Shelter Me: Building Better Animal Shelters (And Some Healthy Competition)
Posted Mar 21 2010 6:08pm
If you happen to know your municipal animal shelter well, it’s most likely because, a) you’re a kind-hearted volunteer, b) you work with a rescue group, c) you’re a serial adopter, or d) you really need to keep your pets more securely contained.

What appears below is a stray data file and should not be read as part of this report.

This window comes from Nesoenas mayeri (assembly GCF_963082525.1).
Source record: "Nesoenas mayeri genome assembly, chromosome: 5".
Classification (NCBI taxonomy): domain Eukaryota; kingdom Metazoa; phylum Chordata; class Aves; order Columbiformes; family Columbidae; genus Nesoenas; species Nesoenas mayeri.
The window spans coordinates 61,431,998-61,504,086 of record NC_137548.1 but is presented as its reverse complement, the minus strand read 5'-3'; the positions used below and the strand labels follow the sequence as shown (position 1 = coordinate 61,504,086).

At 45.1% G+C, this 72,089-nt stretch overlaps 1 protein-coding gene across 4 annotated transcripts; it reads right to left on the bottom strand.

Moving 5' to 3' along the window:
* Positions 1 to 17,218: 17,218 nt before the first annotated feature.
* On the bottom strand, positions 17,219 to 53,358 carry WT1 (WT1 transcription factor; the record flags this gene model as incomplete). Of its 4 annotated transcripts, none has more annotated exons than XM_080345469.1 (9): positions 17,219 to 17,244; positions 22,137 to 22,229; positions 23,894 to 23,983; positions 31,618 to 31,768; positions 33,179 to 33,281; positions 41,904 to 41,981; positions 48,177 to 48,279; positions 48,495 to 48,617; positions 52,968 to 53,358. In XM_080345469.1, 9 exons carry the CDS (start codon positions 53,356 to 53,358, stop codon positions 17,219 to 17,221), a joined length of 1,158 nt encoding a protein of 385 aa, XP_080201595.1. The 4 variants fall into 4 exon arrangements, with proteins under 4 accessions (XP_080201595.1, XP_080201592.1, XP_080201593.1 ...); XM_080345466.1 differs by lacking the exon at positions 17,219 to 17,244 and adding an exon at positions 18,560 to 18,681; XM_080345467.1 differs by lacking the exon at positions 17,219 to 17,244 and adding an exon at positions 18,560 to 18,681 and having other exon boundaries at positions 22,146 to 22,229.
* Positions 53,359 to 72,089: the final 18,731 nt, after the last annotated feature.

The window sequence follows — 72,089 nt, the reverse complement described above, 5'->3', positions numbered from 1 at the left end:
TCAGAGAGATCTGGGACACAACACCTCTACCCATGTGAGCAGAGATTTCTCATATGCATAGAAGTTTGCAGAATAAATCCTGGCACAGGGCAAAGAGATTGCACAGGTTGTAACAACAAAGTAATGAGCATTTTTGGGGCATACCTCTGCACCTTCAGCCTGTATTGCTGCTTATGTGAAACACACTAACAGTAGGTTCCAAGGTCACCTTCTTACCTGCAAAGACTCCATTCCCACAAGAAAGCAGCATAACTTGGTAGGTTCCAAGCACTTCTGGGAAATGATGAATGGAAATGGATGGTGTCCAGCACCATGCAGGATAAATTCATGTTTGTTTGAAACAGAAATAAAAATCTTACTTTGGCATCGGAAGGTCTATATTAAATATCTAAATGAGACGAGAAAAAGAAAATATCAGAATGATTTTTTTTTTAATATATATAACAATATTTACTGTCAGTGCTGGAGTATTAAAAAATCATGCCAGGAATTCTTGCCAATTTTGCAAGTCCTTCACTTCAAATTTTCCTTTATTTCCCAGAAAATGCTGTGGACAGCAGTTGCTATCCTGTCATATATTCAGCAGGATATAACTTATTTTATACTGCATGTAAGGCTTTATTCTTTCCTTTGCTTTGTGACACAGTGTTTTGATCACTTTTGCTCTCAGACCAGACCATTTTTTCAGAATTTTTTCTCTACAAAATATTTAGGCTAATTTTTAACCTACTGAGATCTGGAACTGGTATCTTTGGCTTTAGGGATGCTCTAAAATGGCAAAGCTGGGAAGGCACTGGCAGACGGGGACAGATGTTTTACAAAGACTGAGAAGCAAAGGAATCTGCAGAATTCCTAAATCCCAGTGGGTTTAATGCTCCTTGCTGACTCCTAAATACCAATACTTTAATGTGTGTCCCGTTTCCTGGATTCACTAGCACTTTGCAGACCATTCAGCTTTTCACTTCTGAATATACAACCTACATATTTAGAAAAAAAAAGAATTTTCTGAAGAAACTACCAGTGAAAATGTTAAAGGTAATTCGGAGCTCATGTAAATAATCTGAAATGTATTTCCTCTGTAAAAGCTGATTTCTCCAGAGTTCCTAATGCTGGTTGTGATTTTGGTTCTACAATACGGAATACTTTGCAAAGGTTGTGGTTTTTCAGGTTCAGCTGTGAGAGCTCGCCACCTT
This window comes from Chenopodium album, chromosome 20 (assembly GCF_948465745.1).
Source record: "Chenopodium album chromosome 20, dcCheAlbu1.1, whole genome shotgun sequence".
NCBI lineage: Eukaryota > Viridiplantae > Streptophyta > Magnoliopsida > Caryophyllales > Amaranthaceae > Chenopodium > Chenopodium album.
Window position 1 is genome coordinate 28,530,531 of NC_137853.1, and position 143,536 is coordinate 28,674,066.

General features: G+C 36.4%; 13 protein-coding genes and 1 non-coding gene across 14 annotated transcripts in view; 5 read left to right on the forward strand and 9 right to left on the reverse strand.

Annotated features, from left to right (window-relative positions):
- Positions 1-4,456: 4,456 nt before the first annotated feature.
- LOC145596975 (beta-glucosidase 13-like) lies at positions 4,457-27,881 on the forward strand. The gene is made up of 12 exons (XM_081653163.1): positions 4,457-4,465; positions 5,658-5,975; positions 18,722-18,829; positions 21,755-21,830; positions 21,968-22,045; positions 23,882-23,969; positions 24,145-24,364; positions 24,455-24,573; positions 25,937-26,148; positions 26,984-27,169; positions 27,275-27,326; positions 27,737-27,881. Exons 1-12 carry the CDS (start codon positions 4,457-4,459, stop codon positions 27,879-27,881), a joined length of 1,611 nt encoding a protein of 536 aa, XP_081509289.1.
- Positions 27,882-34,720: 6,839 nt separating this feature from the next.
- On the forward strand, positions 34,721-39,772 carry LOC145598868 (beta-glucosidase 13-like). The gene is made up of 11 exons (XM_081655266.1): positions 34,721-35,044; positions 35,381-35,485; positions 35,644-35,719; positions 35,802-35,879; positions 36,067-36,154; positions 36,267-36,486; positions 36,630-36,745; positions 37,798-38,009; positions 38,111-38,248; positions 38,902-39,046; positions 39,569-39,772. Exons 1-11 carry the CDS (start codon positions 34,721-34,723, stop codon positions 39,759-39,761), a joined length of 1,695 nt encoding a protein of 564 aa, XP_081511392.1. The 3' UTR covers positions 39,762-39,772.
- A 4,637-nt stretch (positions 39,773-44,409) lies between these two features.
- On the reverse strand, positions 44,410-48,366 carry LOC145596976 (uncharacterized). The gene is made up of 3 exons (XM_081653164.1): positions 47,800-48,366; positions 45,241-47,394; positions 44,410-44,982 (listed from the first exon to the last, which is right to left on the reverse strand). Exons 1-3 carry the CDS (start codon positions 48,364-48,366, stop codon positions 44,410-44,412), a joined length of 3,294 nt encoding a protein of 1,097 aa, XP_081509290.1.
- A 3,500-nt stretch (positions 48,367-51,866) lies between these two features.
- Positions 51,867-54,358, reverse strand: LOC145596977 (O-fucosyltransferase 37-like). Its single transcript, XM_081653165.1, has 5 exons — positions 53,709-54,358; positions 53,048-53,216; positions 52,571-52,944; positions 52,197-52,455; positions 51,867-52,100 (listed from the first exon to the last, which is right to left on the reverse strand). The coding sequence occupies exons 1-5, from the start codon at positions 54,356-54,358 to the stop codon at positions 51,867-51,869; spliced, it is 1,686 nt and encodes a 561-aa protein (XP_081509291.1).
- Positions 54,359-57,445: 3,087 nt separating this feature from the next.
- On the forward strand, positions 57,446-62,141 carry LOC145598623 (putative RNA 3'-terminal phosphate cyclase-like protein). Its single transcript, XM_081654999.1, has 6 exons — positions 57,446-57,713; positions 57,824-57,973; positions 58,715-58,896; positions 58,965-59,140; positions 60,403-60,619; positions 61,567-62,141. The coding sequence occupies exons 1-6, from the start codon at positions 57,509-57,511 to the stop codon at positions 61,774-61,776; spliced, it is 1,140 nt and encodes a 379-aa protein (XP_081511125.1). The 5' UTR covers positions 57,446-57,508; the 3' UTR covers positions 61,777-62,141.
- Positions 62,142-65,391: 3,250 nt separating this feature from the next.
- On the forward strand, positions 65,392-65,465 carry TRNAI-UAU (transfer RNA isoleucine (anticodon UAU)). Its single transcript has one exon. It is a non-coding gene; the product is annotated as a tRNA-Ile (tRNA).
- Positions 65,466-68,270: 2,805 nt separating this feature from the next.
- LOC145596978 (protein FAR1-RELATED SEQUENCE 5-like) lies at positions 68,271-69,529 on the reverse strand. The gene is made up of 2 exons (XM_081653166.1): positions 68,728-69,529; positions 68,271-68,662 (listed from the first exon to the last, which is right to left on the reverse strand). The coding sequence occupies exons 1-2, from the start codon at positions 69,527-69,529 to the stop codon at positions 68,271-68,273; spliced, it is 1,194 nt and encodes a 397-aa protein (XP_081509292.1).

In my area, people also have cause to get to know their shelter when they have a beef with the dog licensing powers that be, or when they need low-cost vaccines or sterilization. In yours, perhaps proof of low income (Medicaid, for example) will buy you low-cost, full service veterinary care, too. Some shelters are great at drumming up adoptions with guerrilla PR tactics, organizing volunteers with military precision, miraculously offering low income pets humane alternatives, or raising funds for improvements by forging alliances and hosting big to-do events. Whatever it is, most top-notch shelters are not born, they’re made ... by people who know how to get things done, and by a community that cares enough to do its part to help out. Where I live (Miami-Dade County), our municipal shelter had been in free-fall. After more than a decade of mismanagement and underfunding it was finally granted a reprieve with some fresh managerial blood, and though it suffers from even more frightening funding issues than ever before, it’s somehow still managed to eke out some serious improvements. Don’t get me wrong — it’s still a dump. But it’s a dump I support with my occasional volunteer efforts, along with any help my writing might offer (I write for The Miami Herald, so that often helps). Knowing that every bit of support the community offers means more homes for more animals, and less suffering overall. To that end, consider the following program: The makers of the flea and tick product Frontline Plus have agreed to allow FullyVetted to help it disburse a significant quantity of its product — free of charge — to its favorite shelters. In other words, shelters of MY choice would receive much-needed (and hard to get and super-expensive) flea and tick preventative products. But I can’t choose them without your help. Consider this post, then, your invitation to a competition. Between us, we’ll agree on the most worthy shelters ... and give these deserving animals a load of stuff. Write me an email or comment below. Either way, we need some candidates to explore — ten or so, at least — so give ‘em up. Dr. Patty Khuly